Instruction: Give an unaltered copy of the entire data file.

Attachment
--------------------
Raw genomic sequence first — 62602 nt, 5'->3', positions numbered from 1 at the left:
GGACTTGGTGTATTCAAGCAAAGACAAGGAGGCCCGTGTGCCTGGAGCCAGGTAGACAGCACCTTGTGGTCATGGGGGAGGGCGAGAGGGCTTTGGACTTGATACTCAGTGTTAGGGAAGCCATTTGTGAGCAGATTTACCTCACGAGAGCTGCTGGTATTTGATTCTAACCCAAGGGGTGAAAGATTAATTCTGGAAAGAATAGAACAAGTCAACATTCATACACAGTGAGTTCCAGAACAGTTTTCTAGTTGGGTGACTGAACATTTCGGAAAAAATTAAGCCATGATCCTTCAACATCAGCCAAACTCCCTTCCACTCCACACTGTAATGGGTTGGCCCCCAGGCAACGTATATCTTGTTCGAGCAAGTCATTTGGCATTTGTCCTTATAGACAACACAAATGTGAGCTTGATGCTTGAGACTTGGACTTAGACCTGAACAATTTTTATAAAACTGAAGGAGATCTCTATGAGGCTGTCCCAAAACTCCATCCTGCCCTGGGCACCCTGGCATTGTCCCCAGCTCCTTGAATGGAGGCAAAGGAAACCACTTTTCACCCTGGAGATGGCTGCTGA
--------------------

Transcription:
Raw genomic sequence first — 62602 nt, 5'->3', positions numbered from 1 at the left:
GGACTTGGTGTATTCAAGCAAAGACAAGGAGGCCCGTGTGCCTGGAGCCAGGTAGACAGCACCTTGTGGTCATGGGGGAGGGCGAGAGGGCTTTGGACTTGATACTCAGTGTTAGGGAAGCCATTTGTGAGCAGATTTACCTCACGAGAGCTGCTGGTATTTGATTCTAACCCAAGGGGTGAAAGATTAATTCTGGAAAGAATAGAACAAGTCAACATTCATACACAGTGAGTTCCAGAACAGTTTTCTAGTTGGGTGACTGAACATTTCGGAAAAAATTAAGCCATGATCCTTCAACATCAGCCAAACTCCCTTCCACTCCACACTGTAATGGGTTGGCCCCCAGGCAACGTATATCTTGTTCGAGCAAGTCATTTGGCATTTGTCCTTATAGACAACACAAATGTGAGCTTGATGCTTGAGACTTGGACTTAGACCTGAACAATTTTTATAAAACTGAAGGAGATCTCTATGAGGCTGTCCCAAAACTCCATCCTGCCCTGGGCACCCTGGCATTGTCCCCAGCTCCTTGAATGGAGGCAAAGGAAACCACTTTTCACCCTGGAGATGGCTGCTGA